Automating a FlashStack deployment makes a ton of sense:  From the moment new hardware is procured and delivered to a datacenter, the race is on for it to switch from a liability to a money producing asset for the business.  Further, using SmartConfig and Cloud Foundation together is really combining two blueprint-driven solutions:  Cisco Validated Designs (CVDs) and VMware Validated Designs (VVDs).  That does a lot to take the guesswork out of building the underlying infrastructure and hypervisor layers since firmware, hardware and software versions have all been pre validated and tested by Cisco, VMware and Pure Storage.  In addition, these two tools also go through setting up these blueprints automatically via a customizable and repeatable framework.  

Once we started working through this in the lab, the following automation workflow emerged:

Along with some introduction to the key technologies in play, we have divided the in-depth deployment guide into 3 core parts.  All of these sections, including product overviews and click-by-click instructions are publicly available here on the Pure Storage VMware Platform Guide.

  1. Deploy FlashStack with ESXi via SmartConfig.  The input of this section will be factory reset Cisco hardware and the output will be a fully functional imaged/zoned/deployed UCS chassis with ESXi7 installed and ready for use with VMware Cloud Foundation.
  2. Build VMware Cloud Foundation SDDC Manager on FlashStack.  The primary input for CloudBuilder is, not ironically, the output of the work in part 1.  Specifically, ESXi hosts and their underlying infrastructure, from which we will automatically deploy a Management Domain with CloudBuilder.
  3. The last section will show how to deploy a VMware Cloud Foundation Workload Domain with Pure Storage as both Principle Storage (VMFS on FC) and Supplemental Storage (vVols).  Options such as iSCSI are covered in additional KB articles in the VMware Cloud Foundation section of the Pure Storage support site.

Post-deployment, customers will enjoy the benefits of single-click lifecycle management for the bulk of their UCS and VMware components and the ability to dynamically scale up or down their Workload Domain deployment resources independently or collectively based upon specific needs (e.g. compute/memory, network and/or storage) all from SDDC Manager.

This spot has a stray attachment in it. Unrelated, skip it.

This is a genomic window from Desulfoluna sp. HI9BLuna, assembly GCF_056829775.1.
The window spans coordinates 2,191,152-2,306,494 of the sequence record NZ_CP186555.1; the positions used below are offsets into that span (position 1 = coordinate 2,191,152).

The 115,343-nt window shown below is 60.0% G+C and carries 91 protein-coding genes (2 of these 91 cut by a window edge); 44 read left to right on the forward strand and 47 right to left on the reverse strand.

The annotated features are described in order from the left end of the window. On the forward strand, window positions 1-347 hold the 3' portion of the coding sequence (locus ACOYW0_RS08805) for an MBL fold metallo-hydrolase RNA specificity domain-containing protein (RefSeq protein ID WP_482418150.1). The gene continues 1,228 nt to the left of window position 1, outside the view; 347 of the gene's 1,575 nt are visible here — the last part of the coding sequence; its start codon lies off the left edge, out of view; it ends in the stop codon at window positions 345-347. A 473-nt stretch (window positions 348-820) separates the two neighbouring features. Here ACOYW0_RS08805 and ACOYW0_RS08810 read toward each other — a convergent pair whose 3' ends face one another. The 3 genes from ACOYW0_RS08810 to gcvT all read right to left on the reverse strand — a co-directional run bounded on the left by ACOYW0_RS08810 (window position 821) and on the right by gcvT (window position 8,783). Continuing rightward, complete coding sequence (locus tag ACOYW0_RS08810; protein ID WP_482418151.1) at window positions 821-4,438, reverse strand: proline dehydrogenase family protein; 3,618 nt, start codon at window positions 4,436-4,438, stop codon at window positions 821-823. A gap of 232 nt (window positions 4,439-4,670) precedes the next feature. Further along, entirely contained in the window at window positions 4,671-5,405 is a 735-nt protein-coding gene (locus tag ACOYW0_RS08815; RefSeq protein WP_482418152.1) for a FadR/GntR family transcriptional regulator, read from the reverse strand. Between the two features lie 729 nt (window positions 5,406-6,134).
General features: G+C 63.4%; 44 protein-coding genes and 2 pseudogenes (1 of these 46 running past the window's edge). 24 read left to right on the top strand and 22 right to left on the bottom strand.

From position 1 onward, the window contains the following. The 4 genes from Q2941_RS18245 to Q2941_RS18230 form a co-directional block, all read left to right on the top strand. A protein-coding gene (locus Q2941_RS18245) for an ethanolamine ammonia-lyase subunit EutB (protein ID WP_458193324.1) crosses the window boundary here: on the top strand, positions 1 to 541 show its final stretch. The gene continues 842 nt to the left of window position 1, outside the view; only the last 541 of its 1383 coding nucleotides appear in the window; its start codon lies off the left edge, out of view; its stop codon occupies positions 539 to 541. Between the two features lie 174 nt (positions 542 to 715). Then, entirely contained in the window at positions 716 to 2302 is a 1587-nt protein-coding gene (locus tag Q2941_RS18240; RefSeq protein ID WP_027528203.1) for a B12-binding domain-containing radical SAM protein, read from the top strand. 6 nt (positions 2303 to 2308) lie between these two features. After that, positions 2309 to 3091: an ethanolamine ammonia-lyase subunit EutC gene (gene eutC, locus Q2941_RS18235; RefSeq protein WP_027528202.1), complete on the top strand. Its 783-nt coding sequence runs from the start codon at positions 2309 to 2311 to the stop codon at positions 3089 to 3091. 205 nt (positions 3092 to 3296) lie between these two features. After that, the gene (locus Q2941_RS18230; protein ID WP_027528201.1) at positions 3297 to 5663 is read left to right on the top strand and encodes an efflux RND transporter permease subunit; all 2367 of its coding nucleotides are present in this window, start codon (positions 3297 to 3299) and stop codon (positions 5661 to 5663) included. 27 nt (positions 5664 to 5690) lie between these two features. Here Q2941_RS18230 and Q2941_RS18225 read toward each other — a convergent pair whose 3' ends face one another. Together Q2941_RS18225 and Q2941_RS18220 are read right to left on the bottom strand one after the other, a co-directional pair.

For those who prefer a more interactive demo, I’ve recorded an in-depth overview video of this automation project followed by a four-part demo video series that shows click-by-click just how easy and fast it is to deploy a FlashStack with VMware from scratch. 

Craig Waters and I gave a Light Board session on this subject:

And this is an in-depth PowerPoint overview of the project:

Finally, this is a video series showing the end-to-end process in-depth broken into a few parts for brevity.

Extending vVols to VMware Cloud Foundation

Note: This is a guest blog by Kyle Grossmiller. Kyle is a Sr. Solutions Architect at Pure and works with Cody on all things VMware.

As we’ve covered in past posts, VMware Cloud Foundation (VCF) offers immense advantage to VMware users in terms of simplifying day 0 and 1 activities and streamlining management operations within the vSphere ecosystem.  Today, we dive into how to use the Pure Storage leading vVols implementation as Supplemental storage with your Management and Workload Domains. 

First though, a brief description of the differences between Principal Storage and Supplemental Storage and how it relates to VCF is in order to set the table.  Fortunately, it is very easy to distinguish between the two storage types:

Principal Storage is any storage type that you can connect to your Workload Domain as a part of the setup process within SDDC Manager.  Today, that’s comprised of vSAN, NFS and VMFS on Fibre Channel, pictured below.  We’ve shown how to use VMFS on FC previously.

Supplemental Storage simply means that you connect your storage system to a Workload Domain after it has been deployed.  Examples of this storage type today include iSCSI and the focus of this blog:  vVols.